Comcast’s injecting ads for their own services, now→

Consumerist:

BB knows that sometimes customers can indeed be left out in the cold by using old tech — just ask all those people who had to scramble for digital antennas and cable boxes when that changeover happened — so he called Comcast to ask exactly what he was missing out on with his old modem. He says the support rep would only tell him that he wasn’t enjoying the full benefits of the upgraded modem, but failed to provide any real technical info about what this meant.
“Now they’ve moved to more aggressive measures to try to get me to upgrade,” writes BB. “The other day as I was browsing the web on my phone, on my home WiFi, I got a pop-up notice while browsing on wired.com.”

Apparently watching this same sort of tech result in massive consumer backlash for other companies didn’t scare them.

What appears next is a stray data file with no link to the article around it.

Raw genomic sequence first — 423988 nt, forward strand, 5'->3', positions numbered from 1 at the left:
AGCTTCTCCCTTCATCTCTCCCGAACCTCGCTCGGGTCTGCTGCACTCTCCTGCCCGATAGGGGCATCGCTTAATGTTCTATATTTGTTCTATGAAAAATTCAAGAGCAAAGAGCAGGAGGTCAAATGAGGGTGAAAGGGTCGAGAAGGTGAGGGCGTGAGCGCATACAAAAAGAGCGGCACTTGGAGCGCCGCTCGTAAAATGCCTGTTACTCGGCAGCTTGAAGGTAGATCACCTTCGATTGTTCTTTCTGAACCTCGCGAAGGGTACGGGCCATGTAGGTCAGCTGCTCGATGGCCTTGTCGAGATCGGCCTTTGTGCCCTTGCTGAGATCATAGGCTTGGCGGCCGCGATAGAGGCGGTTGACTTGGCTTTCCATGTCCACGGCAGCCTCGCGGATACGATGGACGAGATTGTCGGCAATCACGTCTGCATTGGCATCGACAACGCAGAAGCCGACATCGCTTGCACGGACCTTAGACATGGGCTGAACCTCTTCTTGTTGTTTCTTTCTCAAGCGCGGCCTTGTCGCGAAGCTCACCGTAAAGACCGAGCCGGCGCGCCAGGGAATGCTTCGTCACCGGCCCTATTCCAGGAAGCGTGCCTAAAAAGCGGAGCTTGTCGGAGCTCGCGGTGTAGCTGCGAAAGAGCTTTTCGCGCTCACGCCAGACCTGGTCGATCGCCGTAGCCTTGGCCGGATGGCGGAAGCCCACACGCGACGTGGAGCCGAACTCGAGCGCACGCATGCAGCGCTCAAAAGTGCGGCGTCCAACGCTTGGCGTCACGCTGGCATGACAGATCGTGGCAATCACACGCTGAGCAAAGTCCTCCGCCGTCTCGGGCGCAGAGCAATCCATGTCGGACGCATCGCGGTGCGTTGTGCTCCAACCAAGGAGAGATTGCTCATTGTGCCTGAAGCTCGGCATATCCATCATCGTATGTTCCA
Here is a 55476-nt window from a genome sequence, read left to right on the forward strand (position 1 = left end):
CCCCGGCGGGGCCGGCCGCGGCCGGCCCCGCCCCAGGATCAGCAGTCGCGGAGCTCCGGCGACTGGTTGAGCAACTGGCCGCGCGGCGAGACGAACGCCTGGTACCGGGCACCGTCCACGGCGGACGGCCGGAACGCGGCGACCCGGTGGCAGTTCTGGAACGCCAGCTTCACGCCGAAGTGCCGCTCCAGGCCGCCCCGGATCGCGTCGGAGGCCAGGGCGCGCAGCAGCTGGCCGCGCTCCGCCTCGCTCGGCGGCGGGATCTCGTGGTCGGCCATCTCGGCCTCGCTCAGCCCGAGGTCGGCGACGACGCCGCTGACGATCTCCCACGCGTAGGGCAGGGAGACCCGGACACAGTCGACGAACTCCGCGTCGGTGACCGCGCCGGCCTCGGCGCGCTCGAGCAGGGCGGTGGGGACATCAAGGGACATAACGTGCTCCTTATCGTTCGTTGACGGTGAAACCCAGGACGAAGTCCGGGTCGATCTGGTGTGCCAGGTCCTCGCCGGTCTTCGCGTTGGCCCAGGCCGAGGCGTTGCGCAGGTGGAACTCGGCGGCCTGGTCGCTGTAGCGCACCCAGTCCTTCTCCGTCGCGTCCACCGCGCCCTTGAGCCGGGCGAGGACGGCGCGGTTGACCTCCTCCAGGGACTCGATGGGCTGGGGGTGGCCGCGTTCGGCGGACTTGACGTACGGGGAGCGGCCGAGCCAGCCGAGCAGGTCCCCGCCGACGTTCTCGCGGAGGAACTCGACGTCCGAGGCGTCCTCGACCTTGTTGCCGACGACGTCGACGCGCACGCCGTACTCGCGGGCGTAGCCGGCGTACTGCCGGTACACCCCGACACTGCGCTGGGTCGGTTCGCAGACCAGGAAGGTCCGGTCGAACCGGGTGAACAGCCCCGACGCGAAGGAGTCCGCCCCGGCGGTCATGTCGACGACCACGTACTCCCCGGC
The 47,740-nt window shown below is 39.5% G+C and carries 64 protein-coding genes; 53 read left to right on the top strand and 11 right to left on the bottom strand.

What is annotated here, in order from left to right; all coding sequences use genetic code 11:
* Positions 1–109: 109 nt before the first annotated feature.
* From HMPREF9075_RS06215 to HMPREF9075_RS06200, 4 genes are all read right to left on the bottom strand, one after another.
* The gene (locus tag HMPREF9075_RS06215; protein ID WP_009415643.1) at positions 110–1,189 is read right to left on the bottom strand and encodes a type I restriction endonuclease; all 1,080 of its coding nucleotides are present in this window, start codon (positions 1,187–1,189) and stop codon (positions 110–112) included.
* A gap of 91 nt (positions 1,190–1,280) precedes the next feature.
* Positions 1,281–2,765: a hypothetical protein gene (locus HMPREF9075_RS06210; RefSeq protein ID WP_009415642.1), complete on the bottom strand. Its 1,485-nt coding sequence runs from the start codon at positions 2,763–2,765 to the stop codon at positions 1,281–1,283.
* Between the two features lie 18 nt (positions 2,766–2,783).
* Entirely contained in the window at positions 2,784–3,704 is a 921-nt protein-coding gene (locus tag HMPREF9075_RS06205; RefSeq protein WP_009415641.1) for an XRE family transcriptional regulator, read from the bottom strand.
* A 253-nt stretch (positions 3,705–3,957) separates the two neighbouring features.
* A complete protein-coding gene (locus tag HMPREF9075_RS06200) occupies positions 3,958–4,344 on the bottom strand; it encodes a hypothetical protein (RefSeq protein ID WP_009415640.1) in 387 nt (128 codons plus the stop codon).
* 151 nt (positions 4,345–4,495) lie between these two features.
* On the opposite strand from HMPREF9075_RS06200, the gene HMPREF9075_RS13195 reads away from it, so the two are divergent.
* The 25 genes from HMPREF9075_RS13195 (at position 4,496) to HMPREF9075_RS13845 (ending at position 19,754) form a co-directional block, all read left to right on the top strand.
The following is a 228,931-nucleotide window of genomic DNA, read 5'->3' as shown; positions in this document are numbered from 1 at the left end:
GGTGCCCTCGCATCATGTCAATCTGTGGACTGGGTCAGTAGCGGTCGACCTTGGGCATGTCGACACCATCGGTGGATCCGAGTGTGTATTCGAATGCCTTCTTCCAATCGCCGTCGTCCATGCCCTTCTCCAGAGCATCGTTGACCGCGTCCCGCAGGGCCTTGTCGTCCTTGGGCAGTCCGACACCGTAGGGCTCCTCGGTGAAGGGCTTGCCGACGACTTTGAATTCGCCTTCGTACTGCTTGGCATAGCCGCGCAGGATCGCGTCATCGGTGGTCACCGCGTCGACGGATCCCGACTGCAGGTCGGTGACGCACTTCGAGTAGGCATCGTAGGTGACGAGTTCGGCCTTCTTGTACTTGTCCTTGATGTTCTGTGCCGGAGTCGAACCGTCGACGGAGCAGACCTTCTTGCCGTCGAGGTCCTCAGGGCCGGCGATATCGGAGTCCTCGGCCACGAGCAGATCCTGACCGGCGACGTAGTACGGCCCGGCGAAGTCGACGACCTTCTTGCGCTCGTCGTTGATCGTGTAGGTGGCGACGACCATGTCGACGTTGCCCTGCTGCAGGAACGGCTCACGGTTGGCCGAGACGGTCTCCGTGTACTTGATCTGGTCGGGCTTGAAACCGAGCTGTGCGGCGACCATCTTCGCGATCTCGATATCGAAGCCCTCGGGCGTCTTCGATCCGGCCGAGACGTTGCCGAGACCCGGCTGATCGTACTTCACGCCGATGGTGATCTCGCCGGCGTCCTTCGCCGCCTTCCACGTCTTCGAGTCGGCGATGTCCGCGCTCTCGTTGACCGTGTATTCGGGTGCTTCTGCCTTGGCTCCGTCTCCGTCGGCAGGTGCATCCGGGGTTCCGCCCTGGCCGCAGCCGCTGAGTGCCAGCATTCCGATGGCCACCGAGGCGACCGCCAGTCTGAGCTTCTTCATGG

I’ll point out that it’s a valid point that they’re trying to make, maybe: we got a new modem/router1 from our ISP recently, and wound up going to the store and buying a new one because the built-in wifi didn’t work. At all.
A couple days ago we finally got around to calling them and asking them to take it back since we bought our own. Evidently there’s a firmware upgrade for the thing that fixes that issue. Except… it’s not run through the thing’s built-in ‘firmware upgrade’ menu, and the company who manufactured the thing doesn’t even list it as a product in their support center. “Oh, we have to push the update from here,” said the technician over the phone.
“So why didn’t you?”
“You need to call and ask us to.”
That’s lovely. Thanks for informing us that that would need to be done. Oh, wait, you didn’t.

If I ever wind up permanently moving out of the country, I figure about 40% of my reasoning for doing that will be “every ISP in this country is awful.”


  1. I’m not sure what to call it, because it appears to be a hybrid unit, but we’ve also got a standalone router. I think the term for this is “our ISP has no idea what they’re doing.”